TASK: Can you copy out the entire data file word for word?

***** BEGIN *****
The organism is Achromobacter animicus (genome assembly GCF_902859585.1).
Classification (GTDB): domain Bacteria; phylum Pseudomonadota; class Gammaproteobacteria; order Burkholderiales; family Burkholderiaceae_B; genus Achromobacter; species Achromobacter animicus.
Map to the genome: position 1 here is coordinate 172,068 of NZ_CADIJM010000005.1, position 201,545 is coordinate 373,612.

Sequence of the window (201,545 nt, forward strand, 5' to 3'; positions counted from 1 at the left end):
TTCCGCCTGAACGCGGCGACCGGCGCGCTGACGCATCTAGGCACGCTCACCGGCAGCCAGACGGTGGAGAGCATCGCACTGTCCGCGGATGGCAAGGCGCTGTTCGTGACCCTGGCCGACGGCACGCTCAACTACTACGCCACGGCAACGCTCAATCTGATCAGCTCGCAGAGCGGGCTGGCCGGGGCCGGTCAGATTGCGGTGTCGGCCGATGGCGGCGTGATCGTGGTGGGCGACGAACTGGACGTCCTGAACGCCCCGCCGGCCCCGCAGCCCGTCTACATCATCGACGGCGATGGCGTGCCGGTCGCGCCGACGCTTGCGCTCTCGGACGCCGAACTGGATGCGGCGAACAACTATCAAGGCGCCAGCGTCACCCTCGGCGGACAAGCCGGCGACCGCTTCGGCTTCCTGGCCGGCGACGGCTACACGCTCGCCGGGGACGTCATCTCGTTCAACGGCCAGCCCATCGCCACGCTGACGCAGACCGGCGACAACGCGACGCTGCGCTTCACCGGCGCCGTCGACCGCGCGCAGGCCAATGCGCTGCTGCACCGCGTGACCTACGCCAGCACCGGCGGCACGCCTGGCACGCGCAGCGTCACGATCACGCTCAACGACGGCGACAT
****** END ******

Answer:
The organism is Achromobacter animicus (genome assembly GCF_902859585.1).
Classification (GTDB): domain Bacteria; phylum Pseudomonadota; class Gammaproteobacteria; order Burkholderiales; family Burkholderiaceae_B; genus Achromobacter; species Achromobacter animicus.
Map to the genome: position 1 here is coordinate 172,068 of NZ_CADIJM010000005.1, position 201,545 is coordinate 373,612.

Sequence of the window (201,545 nt, forward strand, 5' to 3'; positions counted from 1 at the left end):
TTCCGCCTGAACGCGGCGACCGGCGCGCTGACGCATCTAGGCACGCTCACCGGCAGCCAGACGGTGGAGAGCATCGCACTGTCCGCGGATGGCAAGGCGCTGTTCGTGACCCTGGCCGACGGCACGCTCAACTACTACGCCACGGCAACGCTCAATCTGATCAGCTCGCAGAGCGGGCTGGCCGGGGCCGGTCAGATTGCGGTGTCGGCCGATGGCGGCGTGATCGTGGTGGGCGACGAACTGGACGTCCTGAACGCCCCGCCGGCCCCGCAGCCCGTCTACATCATCGACGGCGATGGCGTGCCGGTCGCGCCGACGCTTGCGCTCTCGGACGCCGAACTGGATGCGGCGAACAACTATCAAGGCGCCAGCGTCACCCTCGGCGGACAAGCCGGCGACCGCTTCGGCTTCCTGGCCGGCGACGGCTACACGCTCGCCGGGGACGTCATCTCGTTCAACGGCCAGCCCATCGCCACGCTGACGCAGACCGGCGACAACGCGACGCTGCGCTTCACCGGCGCCGTCGACCGCGCGCAGGCCAATGCGCTGCTGCACCGCGTGACCTACGCCAGCACCGGCGGCACGCCTGGCACGCGCAGCGTCACGATCACGCTCAACGACGGCGACAT